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ROB FORD DAYLIGHT SAVING TIME TWEET BLASTED
TORONTO (AP) — He has been under fire for smoking crack, using foul language and being drunk in public. But this time, Toronto Mayor Rob Ford's chief of staff is taking the heat for the latest thing to make the mayor an international laughingstock. In a tweet that went out under his name, Ford he reminded people to set their clocks back an hour before turning in Saturday night. Trouble is, as just about every schoolkid knows, the rule is "spring forward, fall back," meaning clocks should have been set forward an hour. The problem led one sports writer to mock Ford as "the mayor who won't even follow the dimensional rules of time."
OK TO BE ANNOYING
GRAND RAPIDS, Mich. (AP) — Some people find annoying people, well, annoying — and probably think there should be a law against them, too. But in Grand Rapids, Michigan, it's now perfectly legal to irk people. The Grand Rapids Press reports (http://bit.ly/1cqxCRm ) the City Commission is doing away with a 38-year-old section of city code that states "no person shall willfully annoy another person." The city attorney recommended the repeal, saying the wording of the law is unconstitutional because it's so vague — and that the law is "simply unenforceable." A final decision is expected tomorrow. The city attorney has been scouring the penal code to find archaic rules — such as one that would allow for jail time for those who fail to return a library book.
LIBRARY BOOK RETURNED AFTER MORE THAN TWO DECADES
LAWRENCE, Kan. (AP) — Imagine if daily late-return fees were applied in this case. More than two decades after someone checked a cookbook out of a Kansas library, it is just now being returned. 6NewsLawrence reports that (http://bit.ly/1fc430q ) a copy of "The Versatile Grain and the Elegant Bean: A Celebration of the World's Most Healthful Foods" turned up in a Lawrence Public Library return box last week. The book had been checked out on September 24, 1992. Back in 1992, the maximum late fee was $3; now it's $4.50. A library official suspects the borrorer misplaced the book — and just recently came across it.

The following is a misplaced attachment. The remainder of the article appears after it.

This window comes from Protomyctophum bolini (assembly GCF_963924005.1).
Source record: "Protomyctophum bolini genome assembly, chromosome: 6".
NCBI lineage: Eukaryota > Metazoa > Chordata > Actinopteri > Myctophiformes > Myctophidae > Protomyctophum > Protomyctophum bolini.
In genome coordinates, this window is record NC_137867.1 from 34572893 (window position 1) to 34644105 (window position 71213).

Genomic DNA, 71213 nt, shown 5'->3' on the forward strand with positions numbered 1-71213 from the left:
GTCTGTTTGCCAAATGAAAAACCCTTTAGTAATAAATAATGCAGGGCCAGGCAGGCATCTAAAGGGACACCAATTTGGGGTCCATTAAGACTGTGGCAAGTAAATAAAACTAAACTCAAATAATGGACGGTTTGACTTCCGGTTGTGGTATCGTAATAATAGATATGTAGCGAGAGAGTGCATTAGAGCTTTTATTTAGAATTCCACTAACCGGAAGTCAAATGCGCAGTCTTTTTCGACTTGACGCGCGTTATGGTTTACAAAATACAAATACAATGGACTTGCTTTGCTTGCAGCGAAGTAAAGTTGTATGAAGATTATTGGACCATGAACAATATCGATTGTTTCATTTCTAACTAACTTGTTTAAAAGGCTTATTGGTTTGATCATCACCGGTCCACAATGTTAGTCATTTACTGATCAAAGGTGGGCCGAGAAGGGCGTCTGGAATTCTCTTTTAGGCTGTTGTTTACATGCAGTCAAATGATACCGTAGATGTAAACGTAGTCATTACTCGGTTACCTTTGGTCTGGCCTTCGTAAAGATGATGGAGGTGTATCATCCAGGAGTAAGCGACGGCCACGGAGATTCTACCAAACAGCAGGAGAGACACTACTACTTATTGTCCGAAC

PROVIDENCE, R.I. (AP) — Usually calling someone a wiener would be fighting words. But in Rhode Island, them's eating words instead. One of the state's specialities is known as hot wieners — and as locals would tell you, please don't call them hot dogs. They come with mustard, special meat sauce, chopped onions and celery salt — and are served on a steamed bun. Olneyville New York System is one of the best known spots to get a hot weiner in Rhode Island. The place was recently named an "America's Classic" by the James Beard Foundation.
UNDERWEAR RUN HELD IN GRAND RAPIDS, MICHIGAN
GRAND RAPIDS, Mich. (AP) — It was a 5K run in which participants were urged to run in their underwear. But it wasn't one of THOSE kinds of underwear races. As part of the 3.1 FUNderwear Run yesterday, runners were asked to wear their underwear as OVERwear — outside their clothes. Organizers say about 300 people took part in the race, despite misty conditions and a 21-degree temperature at the start of the event. It's part of an event to support Gilda's Club Grand Rapids — a health support community where people can find laughter in the face of serious illnesses like cancer. The event runs through Sunday and will feature comedians like Jay Leno, Sinbad and Chris Tucker.
COLLEGE STUDENT RENTS SPACE ON MORTARBOARD
FLINT, Mich. (AP) — Officially, those caps graduates wear then toss into the air at commencement are called mortarboards. But one student at the University of Michigan-Flint senior has made his mortaboard into a sort of billboard. The Flint Journal reports Alex Benda has been selling ad space on his graduation cap. The paper reports that as of last week, he had raised $5,400. The grad-to-be — who is 22 — wants to rent out as much of the 100 square inches of space on his graduation cap as he can before he walks the stage to get his degree on May 4. He says he'll use the money to pare down his $30,000 student loan debt.
by Oscar Wells Gabriel II